LITTLE MIRACLES

“Why wait for Santa to deliver – start your own little miracle for Xmas now”

I am a regular contributor to the ANZA Singapore Monthly Magazine.  On anything yogic – which is a thankfully wide brief.

Pondering what I should write about for Xmas, I asked one of the ANZA WYogis.

“I think I will do something on miracles – Xmas is all about that, isn’t it?” She replied, “Xmas has way too many expectations of it. All the present giving, the eating, AND miracles.”

Is it too much to expect a miracle at Xmas or at any time of the year for that matter?

Thomas Aquanis defined a miracle as ” whatever God does outside and beyond the order commonly determined or observed in nature”. Buddhists agree with this definition except  the word “god” would be replaced with the word ‘mind’.

Some of the miracles manifested by Buddha, included being able to multiply oneself, fly through the air, hear things over a long distance, read other people’s minds, remember one’s former lives and how to calm a muddy mind. But Buddha was a pragmatist, he pointed out that such miracles could be due to magic or fraud rather than genuine spiritual accomplishments. He banned monks and nuns from ever displaying any of them in public. He also said the last three were the really important ones.

When asked to perform a miracle in order to impress and convert people, Buddha refused saying education was the greatest of miracles.

I would like to read other people’s minds and remember my former lives, but as a mere mortal and Buddhist, being able to purify and develop the mind, through education (learning and meditation are our keys) is where powers not normally apparent can be unleashed. Where the miracles really happen.  

small thai style bells in temple

Bells started ringing in our house this Xmas and the miracles began to occur.

“In the lead up to Xmas, I have been observing little miracles in my own house.”

My husband is not a Buddhist, nor is he vegetarian. A lapsed Catholic, Italian heritage, who loved a drink and a smoke, and of course, food. Our larder spoke volumes of our binary approach to life, fresh fruits and vegetables, salads below, meat in the freezer, potato chips in the cupboard.

Eight months ago, he gave up cigarettes, He still can’t explain exactly why after 20 years, he felt compelled, but he had begun regularly meditating.  And practicing yoga – yin and some hatha.  With our ANZA WanderingYogi group at the Singapore Botanic Gardens.

Then…three months ago, he received a wellness report from one of those Singapore clinics which specialize in comprehensive health and wellness assessments. Large sleek clinic, where an endless stream of people come in for assessment and go out with a  detailed ‘wellness’ report and MRIs in a ‘showbag’.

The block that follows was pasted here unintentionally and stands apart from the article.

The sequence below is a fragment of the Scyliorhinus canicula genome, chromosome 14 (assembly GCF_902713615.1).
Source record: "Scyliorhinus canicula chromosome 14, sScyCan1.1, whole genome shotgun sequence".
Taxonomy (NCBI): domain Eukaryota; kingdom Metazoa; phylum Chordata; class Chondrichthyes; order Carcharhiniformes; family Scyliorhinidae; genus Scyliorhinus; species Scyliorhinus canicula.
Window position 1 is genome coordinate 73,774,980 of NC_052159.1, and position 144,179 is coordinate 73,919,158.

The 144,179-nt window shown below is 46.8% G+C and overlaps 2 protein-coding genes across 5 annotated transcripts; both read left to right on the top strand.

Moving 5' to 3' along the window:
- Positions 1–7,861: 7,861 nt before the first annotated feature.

Except his glossy folder did NOT contain a wellness report. Fatty liver, elevated PSA levels, cholesterol levels dangerously high, a recommended weight loss of 15 kilos, or he was in heart attack territory. The only good news was he was still upright.

Like many of us, he was pushed, and finally embarked on a journey to wellness.

In the next 3 months, exercise 3 – 4 times a week, a commitment to regular exercise being the life goal. So no more go hard, or go home.  Too many injuries and excuses. Immediate strict diet to achieve a weight reduction that put him out of the heart attack zone. He still missed potato chips, but once a week, he had a carb day. He lost 10 kgs, he started feeling good about himself. He stopped drinking during this time.

Then, he went on a 7 day detox retreat. No internet, no television, just the sound of the ocean and you going to the toilet (if you have ever been on one of these you will know what I am talking about).  An Italian who ate no food for 7 days. I regularly practice Vispassna (silent retreats), but I shudder at the thought of a 7 day no food detox. He came back with even more ideas for balanced living. And 4 more kgs off. He lost his appetite for meat, and started to look with interest at the salads in the fridge. He lost interest in carb day, and started to ask me about vegetarian options for meals.

The power my husband unleashed in himself, when he freed himself from craving and addiction, positively affected us. He was less likely to be critical of others, more open to exploring different activities that didn’t involve only food. His sense of humour, dormant from years of non-conscious living, revived. He was a happier person to be around, and he made others happier (including me).

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The entrance to my husband’s retreat house in Bali.

Here we are at Xmas time, about to head back to family for the rituals of Xmas feasting and parties. I spend much of my time working out how I can feed myself (a non-meat eater surrounded by meat-eaters, I have quiet ways, but quiet they have to be). Pacing my beverage consumption over the festive season, knowing there has to be one relatively calm heart and mind in case of family fire ups.

But this year, another miracle in the series of little miracles in my house. Exercise gear and yoga mats in tow, we head back home, calmer, happier and healthier. My husband is also now in silent partnership with me on food and alcohol.  No need to trumpet miracles, they are obvious to all, anyway.

So my message to all is – miracles are possible, do not wait for Santa to deliver. And the best miracles come from within.

Peace and happy festive season!

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